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Types of Traumas Experienced in Childhood

It is no longer a secret that adverse childhood experiences can manifest as traumas in their adult life. Traumas, if unaddressed, can haunt them for the rest of their lives, leading to complicated physical, mental and emotional challenges later in life. However, once identified, there are ways to heal, there are ways to recover and there are ways to transform. A majority of human beings that I’ve known in a specific space like the healing modalities have gone through a lot of stuff themselves and yet we are still here. So if you are someone that’s going through that stuff and it’s fresh and it’s raw and it’s real and it’s overwhelming, just know that the cure for the pain is in the pain.

 

In this post we talk about some examples of how adverse childhood experiences can manifest as traumas in adult life.

 

Fear of Abandonment

If you experience fears, if you experience adverse childhood experiences growing up, I think the most important one that pops up is this thing called fear of abandonment. And sometimes this fear is rational. You want to know why? Because those who were supposed to be there for you and support you and love you and nurture you and care for you abandoned you. So therefore where does your ideology and framework and the perspective and the way you view the world come from? From reality. Mom and Dad left, I was abandoned. Sometimes that abandonment can come through something like death though there was no choice with it. Sometimes there could be the abandonment that comes through separation or divorce and the situation was so volatile or hostile that the kid couldn’t really continue a relationship with one of them, but in the mind of a child they were abandoned. 

 

When we have that fear of abandonment in every relationship we get into, guess what? We always think that we’re going to be abandoned. We always think that we’re not worthy of love. We always think that we don’t deserve happiness. And people put up with so much crap because they don’t want to be abandoned. And this doesn’t just happen in romantic relationships or relationships. It can happen at work. People put up with so much because they don’t want to be abandoned and ultimately what happens my friends is, people start to leave people. Before they leave them they don’t allow anybody to get close. Because they’re terrified of being abandoned. And if that happens to you in your life just know that you got to go back to the source, the origin. 

 

You got to be able to change the way that you view this whole situation because the saddest thing that happens to those who have a fear of abandonment is that those individuals start to do one thing. People start to abandon themselves. So hear this if you have a fear of abandonment because of your adverse childhood experiences, because you were abandoned by those who weren’t supposed to abandon you, and you don’t heal from it you will start to abandon yourself as an adult, you will abandon your values, your goals, your dreams, your hopes, your aspirations, and your standards, and you will live a life that you look around and say what the f— is this. So in order to break that cycle you got to stop abandoning yourself. You got to start reconnecting to that wounded part of self that was left and make one promise, one commitment, that you will no longer do to yourself what other people did to you. Once you start doing that it’s the opening in the catalyst for your healing recovery and transformation process.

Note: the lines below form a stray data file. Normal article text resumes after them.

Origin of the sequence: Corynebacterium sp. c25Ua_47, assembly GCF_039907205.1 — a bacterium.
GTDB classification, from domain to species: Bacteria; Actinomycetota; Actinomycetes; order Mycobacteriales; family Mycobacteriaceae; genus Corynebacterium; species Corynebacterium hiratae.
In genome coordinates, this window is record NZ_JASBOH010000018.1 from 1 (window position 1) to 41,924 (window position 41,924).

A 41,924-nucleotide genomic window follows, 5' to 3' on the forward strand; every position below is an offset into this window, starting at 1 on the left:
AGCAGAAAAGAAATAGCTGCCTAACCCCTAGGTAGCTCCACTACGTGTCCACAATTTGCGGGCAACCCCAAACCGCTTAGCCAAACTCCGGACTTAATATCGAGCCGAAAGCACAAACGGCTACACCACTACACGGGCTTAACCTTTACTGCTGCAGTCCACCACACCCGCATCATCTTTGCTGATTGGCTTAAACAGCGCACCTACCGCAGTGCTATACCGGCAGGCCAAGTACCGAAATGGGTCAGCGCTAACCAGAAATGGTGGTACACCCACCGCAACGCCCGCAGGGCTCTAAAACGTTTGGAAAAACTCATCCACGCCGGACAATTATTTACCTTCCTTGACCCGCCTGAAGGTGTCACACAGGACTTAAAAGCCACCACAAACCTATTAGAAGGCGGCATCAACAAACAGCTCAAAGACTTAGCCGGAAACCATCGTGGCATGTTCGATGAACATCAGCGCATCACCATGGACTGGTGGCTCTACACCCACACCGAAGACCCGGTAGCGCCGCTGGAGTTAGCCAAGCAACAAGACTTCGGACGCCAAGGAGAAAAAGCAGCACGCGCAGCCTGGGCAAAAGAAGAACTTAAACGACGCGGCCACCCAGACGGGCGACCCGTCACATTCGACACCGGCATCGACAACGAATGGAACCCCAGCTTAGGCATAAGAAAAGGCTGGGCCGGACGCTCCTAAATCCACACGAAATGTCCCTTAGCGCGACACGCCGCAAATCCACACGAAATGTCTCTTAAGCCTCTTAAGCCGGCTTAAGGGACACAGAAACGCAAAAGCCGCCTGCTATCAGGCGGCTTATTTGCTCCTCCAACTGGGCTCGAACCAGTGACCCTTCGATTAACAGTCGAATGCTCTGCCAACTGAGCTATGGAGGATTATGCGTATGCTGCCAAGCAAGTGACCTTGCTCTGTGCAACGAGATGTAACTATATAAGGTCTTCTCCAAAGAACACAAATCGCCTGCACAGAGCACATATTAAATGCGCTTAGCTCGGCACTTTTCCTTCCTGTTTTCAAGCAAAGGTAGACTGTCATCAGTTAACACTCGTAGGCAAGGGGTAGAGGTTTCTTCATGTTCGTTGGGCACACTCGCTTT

Impact to Mental Health

If you experience any type of adverse childhood experiences you will experience a significant impact to your mental health. How does this show up? 

 

In a child it could show up as:

  • Attention Deficit Hyperactivity Disorder. 
  • Depression
  • Anxiety
  • PTSD

 

If you don’t have those things treated you carry them on to adulthood and if you have all of those symptoms it’s very uncomfortable and difficult to live life, or live it in a way that you can thrive. So if it becomes unbearable, we start to use people, places, things to self-regulate those emotions, substance abuse, codependent toxic relationships, workaholism, any type of way that you can just check out for a little bit. And if you do that what’s going to happen? You’re going to have impacts to your health. If you’re using food to cope you’re setting yourself up for potentially cardiovascular disease, type 2 diabetes. If you’re using substances to cope you’re developing potentially setting yourself up for dependency addiction. If you’re using people to cope you’re probably going to set yourself up with some volatile toxic situations. So when it comes down to it starts and also impacts the immune system, stress and cortisol levels do a number on the immune system which turns into autoimmune diseases. There’s enough studies out there that correlate things like stress and cancer together. You don’t have to take my word for it. I know some of you don’t believe that stuff but it’s out there, it’s validated, it’s verified.

 

Needing a Lot of Space

Those who have experienced a lot of adverse childhood experiences in their life usually need a lot of space, a lot of alone time, a lot of quiet time. Because that’s the only time they were able to kind of just be with themselves. Because if you’re constantly around dysfunction, if there’s abuse, chaos, domestic violence, substance abuse, abandonment, parental separation, divorce, if all that stuff’s around you and it’s always wild and chaotic, the only time that you can actually be with yourself is when you are with yourself. The problem with this is sometimes the space that people gravitate towards happens at the end of the night, like from 10 o’clock, 11 o’clock, 1 o’clock, 2 o’clock in the morning, and because that’s back in the day when they were able to just be quiet and chill, well now as adults, if you’re up at 1 or 2 in the morning and you got to function and really be on point at 7 or 8 in the morning it’s not realistic. It’s not sustainable. It works for an adolescent because they can sleep four hours and be okay, but when you got life responsibilities and you need a lot of time to yourself and you can’t find a lot of time and you’re on your phone and scrolling on crap in the middle of the night just know that it’s potentially a response to trauma, potentially.